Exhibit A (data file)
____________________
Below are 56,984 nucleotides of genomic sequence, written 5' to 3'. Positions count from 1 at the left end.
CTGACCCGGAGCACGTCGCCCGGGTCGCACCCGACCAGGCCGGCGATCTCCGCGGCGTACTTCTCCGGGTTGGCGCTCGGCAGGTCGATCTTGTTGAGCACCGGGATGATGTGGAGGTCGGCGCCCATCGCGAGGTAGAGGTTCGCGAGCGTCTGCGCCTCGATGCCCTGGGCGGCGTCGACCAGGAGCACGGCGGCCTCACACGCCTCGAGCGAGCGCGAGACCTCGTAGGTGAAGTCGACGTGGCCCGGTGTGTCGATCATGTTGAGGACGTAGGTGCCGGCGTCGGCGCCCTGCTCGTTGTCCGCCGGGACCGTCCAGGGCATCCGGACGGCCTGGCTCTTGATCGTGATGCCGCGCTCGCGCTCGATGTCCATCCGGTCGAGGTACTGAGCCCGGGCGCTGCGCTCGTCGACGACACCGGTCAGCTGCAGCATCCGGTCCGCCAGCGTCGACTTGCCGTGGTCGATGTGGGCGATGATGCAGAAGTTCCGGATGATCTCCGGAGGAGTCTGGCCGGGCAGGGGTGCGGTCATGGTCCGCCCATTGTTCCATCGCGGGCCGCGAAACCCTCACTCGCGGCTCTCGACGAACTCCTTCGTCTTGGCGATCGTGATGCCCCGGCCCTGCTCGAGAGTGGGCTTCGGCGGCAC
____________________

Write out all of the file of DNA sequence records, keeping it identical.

Below are 56,984 nucleotides of genomic sequence, written 5' to 3'. Positions count from 1 at the left end.
CTGACCCGGAGCACGTCGCCCGGGTCGCACCCGACCAGGCCGGCGATCTCCGCGGCGTACTTCTCCGGGTTGGCGCTCGGCAGGTCGATCTTGTTGAGCACCGGGATGATGTGGAGGTCGGCGCCCATCGCGAGGTAGAGGTTCGCGAGCGTCTGCGCCTCGATGCCCTGGGCGGCGTCGACCAGGAGCACGGCGGCCTCACACGCCTCGAGCGAGCGCGAGACCTCGTAGGTGAAGTCGACGTGGCCCGGTGTGTCGATCATGTTGAGGACGTAGGTGCCGGCGTCGGCGCCCTGCTCGTTGTCCGCCGGGACCGTCCAGGGCATCCGGACGGCCTGGCTCTTGATCGTGATGCCGCGCTCGCGCTCGATGTCCATCCGGTCGAGGTACTGAGCCCGGGCGCTGCGCTCGTCGACGACACCGGTCAGCTGCAGCATCCGGTCCGCCAGCGTCGACTTGCCGTGGTCGATGTGGGCGATGATGCAGAAGTTCCGGATGATCTCCGGAGGAGTCTGGCCGGGCAGGGGTGCGGTCATGGTCCGCCCATTGTTCCATCGCGGGCCGCGAAACCCTCACTCGCGGCTCTCGACGAACTCCTTCGTCTTGGCGATCGTGATGCCCCGGCCCTGCTCGAGAGTGGGCTTCGGCGGCAC